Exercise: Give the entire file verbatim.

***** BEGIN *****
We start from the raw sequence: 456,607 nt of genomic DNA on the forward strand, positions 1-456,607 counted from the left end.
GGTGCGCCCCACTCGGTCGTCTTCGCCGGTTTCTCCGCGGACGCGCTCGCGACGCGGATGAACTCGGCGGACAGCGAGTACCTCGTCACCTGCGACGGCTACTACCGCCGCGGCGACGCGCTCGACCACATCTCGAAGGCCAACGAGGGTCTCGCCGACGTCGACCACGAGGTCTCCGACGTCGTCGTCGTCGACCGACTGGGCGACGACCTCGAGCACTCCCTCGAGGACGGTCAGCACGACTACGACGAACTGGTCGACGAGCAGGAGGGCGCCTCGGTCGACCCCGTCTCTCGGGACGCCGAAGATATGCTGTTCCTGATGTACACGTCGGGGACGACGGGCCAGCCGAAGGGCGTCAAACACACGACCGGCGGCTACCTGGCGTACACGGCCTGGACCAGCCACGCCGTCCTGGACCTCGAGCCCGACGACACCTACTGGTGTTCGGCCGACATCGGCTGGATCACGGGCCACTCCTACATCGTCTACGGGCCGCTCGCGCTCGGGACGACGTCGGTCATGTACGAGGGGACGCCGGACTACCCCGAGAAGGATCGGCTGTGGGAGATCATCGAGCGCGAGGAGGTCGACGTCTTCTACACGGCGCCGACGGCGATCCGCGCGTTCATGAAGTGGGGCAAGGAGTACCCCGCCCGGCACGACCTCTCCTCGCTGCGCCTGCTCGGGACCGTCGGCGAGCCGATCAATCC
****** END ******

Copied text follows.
We start from the raw sequence: 456,607 nt of genomic DNA on the forward strand, positions 1-456,607 counted from the left end.
GGTGCGCCCCACTCGGTCGTCTTCGCCGGTTTCTCCGCGGACGCGCTCGCGACGCGGATGAACTCGGCGGACAGCGAGTACCTCGTCACCTGCGACGGCTACTACCGCCGCGGCGACGCGCTCGACCACATCTCGAAGGCCAACGAGGGTCTCGCCGACGTCGACCACGAGGTCTCCGACGTCGTCGTCGTCGACCGACTGGGCGACGACCTCGAGCACTCCCTCGAGGACGGTCAGCACGACTACGACGAACTGGTCGACGAGCAGGAGGGCGCCTCGGTCGACCCCGTCTCTCGGGACGCCGAAGATATGCTGTTCCTGATGTACACGTCGGGGACGACGGGCCAGCCGAAGGGCGTCAAACACACGACCGGCGGCTACCTGGCGTACACGGCCTGGACCAGCCACGCCGTCCTGGACCTCGAGCCCGACGACACCTACTGGTGTTCGGCCGACATCGGCTGGATCACGGGCCACTCCTACATCGTCTACGGGCCGCTCGCGCTCGGGACGACGTCGGTCATGTACGAGGGGACGCCGGACTACCCCGAGAAGGATCGGCTGTGGGAGATCATCGAGCGCGAGGAGGTCGACGTCTTCTACACGGCGCCGACGGCGATCCGCGCGTTCATGAAGTGGGGCAAGGAGTACCCCGCCCGGCACGACCTCTCCTCGCTGCGCCTGCTCGGGACCGTCGGCGAGCCGATCAATCC